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Although we were too young to know anything about technical details back in the 8-bit era it was obvious that the NES and Sega Master System were not up to the task of replicating the arcade games of the era perfectly.  Arcade perfect ports were the forbidden fruit of the day, always chased but never eaten.  Not until the 32-bit era could we truly say arcade perfection had been achieved but there were a few exceptions, and the Turbo Grafx-16 port of R-Type is one of them.

R-Type is one of the most influential shooters around, even more so than Gradius. The unique Force system has been copied by legions of copycats up to this very day, from Pulstar on the Neo Geo to indie shooters like Dove Z.  Even Konami recognized a good thing when they saw it and used a variation of the Force in their arcade shmup Xexex.

R-Type was ported to almost every console and PC format you can imagine with mixed results.  The Master system retained the spirit of the arcade game but lacked in the graphics department.  The various computer versions all made different sacrifices depending on the hardware with the Commodore 64 version ending up the worst.  The Turbo Grafx version is near identical to the arcade outside of minor loss of detail and slight color differences.  The original PC Engine release was split across two Hu-Cards for no discernible reason so for once the US got the better end of the deal.  Despite the years since its release R-Type is still an enjoyable but tough as nails shooter that holds up to this day.

There are very few actual weapons in R-Type.  Outside of the requisite missiles and bits (basically options) there are actually only 3 special weapons that all have their uses. The Blue rebound laser is thin but powerful and can bounce off walls.  The Red Counter Air Laser is a double wave beam that is extremely powerful and covers a wide area in front of the ship.  The yellow Counter Ground Laser travels along the top and bottom of nearly any surface in its attack.

The true star and what give R-Type its identity is the Force.  The Force unit is a living satellite that has a variety of functions.  Attaching it to the front of the ship will allow it to boost your attack power and absorb enemy bullets or damage whatever it comes in contact with.  Putting it in back will give you reverse fire.  The force can be sent out as a first line of defense and recalled at any time.  While its shots aren’t strong it does fire in 3 directions, making it invaluable depending on the situation.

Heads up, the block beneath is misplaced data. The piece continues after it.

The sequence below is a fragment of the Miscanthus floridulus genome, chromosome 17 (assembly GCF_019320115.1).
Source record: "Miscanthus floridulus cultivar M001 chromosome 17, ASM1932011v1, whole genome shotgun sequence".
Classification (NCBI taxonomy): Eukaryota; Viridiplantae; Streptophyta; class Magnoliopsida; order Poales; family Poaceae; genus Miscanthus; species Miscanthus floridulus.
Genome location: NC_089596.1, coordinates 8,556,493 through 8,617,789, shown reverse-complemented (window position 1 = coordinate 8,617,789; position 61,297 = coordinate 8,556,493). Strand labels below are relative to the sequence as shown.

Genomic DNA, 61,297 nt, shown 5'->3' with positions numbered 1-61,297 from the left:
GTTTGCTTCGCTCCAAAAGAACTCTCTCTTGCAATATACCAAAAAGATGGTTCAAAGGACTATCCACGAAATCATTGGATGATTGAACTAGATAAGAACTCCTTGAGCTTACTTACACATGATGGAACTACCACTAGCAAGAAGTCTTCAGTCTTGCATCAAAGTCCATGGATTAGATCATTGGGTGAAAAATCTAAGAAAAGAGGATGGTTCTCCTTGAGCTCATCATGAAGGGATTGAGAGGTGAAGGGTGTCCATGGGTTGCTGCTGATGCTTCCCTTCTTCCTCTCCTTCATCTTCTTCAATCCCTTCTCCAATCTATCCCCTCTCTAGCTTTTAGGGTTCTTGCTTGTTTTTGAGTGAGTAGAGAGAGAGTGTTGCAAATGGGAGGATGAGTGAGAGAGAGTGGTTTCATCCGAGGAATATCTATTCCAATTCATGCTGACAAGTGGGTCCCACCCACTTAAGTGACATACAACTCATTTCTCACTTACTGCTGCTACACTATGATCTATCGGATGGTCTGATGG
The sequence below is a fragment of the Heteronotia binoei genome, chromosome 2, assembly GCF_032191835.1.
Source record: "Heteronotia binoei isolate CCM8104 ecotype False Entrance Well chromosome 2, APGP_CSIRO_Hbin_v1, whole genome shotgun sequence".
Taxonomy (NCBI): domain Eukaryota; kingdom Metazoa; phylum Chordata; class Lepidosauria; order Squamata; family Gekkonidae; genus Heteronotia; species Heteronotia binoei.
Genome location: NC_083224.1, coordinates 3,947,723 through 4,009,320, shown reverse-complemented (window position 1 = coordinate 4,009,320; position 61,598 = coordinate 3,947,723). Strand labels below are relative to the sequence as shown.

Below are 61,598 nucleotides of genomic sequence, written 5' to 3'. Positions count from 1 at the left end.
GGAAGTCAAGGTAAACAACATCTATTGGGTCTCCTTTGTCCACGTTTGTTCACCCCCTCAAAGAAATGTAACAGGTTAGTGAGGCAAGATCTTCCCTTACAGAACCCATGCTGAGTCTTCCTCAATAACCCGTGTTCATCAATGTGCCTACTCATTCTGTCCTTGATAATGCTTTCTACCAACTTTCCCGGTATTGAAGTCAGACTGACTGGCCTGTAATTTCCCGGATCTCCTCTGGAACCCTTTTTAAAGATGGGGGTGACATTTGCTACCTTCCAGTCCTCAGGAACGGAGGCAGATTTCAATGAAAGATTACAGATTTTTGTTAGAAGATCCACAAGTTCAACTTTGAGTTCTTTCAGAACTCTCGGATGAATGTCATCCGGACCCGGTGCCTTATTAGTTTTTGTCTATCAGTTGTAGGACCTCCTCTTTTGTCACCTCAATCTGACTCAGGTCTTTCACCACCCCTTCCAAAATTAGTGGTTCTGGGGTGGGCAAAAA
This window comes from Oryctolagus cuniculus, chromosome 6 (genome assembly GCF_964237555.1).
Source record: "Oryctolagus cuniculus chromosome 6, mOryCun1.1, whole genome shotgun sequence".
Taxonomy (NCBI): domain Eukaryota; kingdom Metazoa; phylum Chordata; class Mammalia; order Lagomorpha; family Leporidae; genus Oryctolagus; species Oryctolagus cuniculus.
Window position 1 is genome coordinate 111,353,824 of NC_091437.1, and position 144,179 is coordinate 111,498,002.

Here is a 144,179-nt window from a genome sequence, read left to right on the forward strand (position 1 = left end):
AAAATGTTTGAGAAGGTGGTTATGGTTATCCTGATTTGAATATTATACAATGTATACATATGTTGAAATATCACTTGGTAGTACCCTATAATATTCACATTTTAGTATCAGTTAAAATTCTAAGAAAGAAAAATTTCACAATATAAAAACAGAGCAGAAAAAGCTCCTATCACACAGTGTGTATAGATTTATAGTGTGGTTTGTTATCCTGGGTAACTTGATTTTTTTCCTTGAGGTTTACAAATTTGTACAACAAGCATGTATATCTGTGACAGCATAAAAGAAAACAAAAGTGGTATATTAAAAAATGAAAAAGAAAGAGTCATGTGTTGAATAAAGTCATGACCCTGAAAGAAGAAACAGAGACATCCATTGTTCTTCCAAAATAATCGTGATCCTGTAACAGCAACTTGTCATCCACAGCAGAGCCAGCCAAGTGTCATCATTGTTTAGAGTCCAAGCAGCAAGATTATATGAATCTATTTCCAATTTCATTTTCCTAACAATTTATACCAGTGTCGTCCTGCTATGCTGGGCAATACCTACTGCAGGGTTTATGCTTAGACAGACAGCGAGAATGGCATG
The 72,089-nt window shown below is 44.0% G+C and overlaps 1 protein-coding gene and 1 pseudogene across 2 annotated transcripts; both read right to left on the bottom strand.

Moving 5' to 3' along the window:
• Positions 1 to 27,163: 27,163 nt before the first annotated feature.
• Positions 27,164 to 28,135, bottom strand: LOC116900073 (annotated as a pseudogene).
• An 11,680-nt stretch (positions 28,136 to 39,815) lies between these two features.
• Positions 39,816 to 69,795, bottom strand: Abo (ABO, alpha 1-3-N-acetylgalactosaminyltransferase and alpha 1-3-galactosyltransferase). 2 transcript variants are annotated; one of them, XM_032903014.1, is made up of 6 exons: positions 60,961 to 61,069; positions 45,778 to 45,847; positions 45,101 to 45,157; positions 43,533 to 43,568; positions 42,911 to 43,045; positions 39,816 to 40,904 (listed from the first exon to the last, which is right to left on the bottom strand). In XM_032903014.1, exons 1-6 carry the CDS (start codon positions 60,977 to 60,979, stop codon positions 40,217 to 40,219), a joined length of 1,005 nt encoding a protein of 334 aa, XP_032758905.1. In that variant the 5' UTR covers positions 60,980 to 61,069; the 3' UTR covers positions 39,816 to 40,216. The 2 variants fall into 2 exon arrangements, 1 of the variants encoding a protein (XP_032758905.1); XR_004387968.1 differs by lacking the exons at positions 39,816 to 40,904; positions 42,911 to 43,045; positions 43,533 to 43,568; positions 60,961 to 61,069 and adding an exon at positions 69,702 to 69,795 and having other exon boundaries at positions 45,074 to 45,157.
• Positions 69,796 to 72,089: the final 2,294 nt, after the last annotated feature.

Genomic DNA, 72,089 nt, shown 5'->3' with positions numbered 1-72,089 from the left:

Managing the use of the Force is crucial to learning the nuances of the game but survival as well.  It damages anything it touches and is invincible so in a pinch you can easily wipe out some of the stronger mechs that obstruct your path.  If you’re good enough you can even use it cheese your way through certain boss fights (hint, hint).   The special weapons are almost a side attraction compared to the versatility of the Force.

The level design is as fantastic as the game’s weapon system.  The game’s Giger inspired aliens that make up the Bydo Empire were unique for the time and the game spends equal amounts of time exploring organic and mechanical environments.  Stage 3’s fight against the massive battleship that is the entire level has now become legend but the following levels are able to match its intensity as well.  Although R-Type is a slower paced shooter it does an excellent job of becoming chaotic at a moment’s notice, able to make you forget your surroundings and collide with a wall and die.

As such R-Type is also known for its ball breaking difficulty.  There are usually only one checkpoint in each level and you’ll have to fight for every inch of progress to reach that point.  It usually isn’t the enemies that will kill you but the weird level design itself.  The ship of stage 3 for instance dips and branches out at different points and if you aren’t in the one safe spot will invariably die.  The weird bugs that leave behind trails of…I don’t know pellets can quickly make navigation difficult.  R-Type is a game of trial and error as the enemies will always spawn at the same time and location.  But just because you know where the attack will spawn doesn’t mean you can avoid it.

For its time this version of R-Type was one of the best arcade ports of all time.   Aside from the difference in resolution nearly every background detail has been recreated exactly.  This was an insanely pretty game in the arcade and being able to play a near identical version at home was a huge selling point.  There’s an insane amount of detail in the backgrounds and the bosses have had an equal amount of care lavished upon them.  Most importantly the creatures of the Bydo Empire were like nothing you’d seen before unless you were a hardcore sci-fi buff.

While it’s since been surpassed by ports on more advanced systems the TG-16 version of R-Type is still a technical curiosity.  Even on a console overloaded with shooters R-Type manages to stand out as one of the best ever released and an enjoyable game to this day. [nggallery id=243]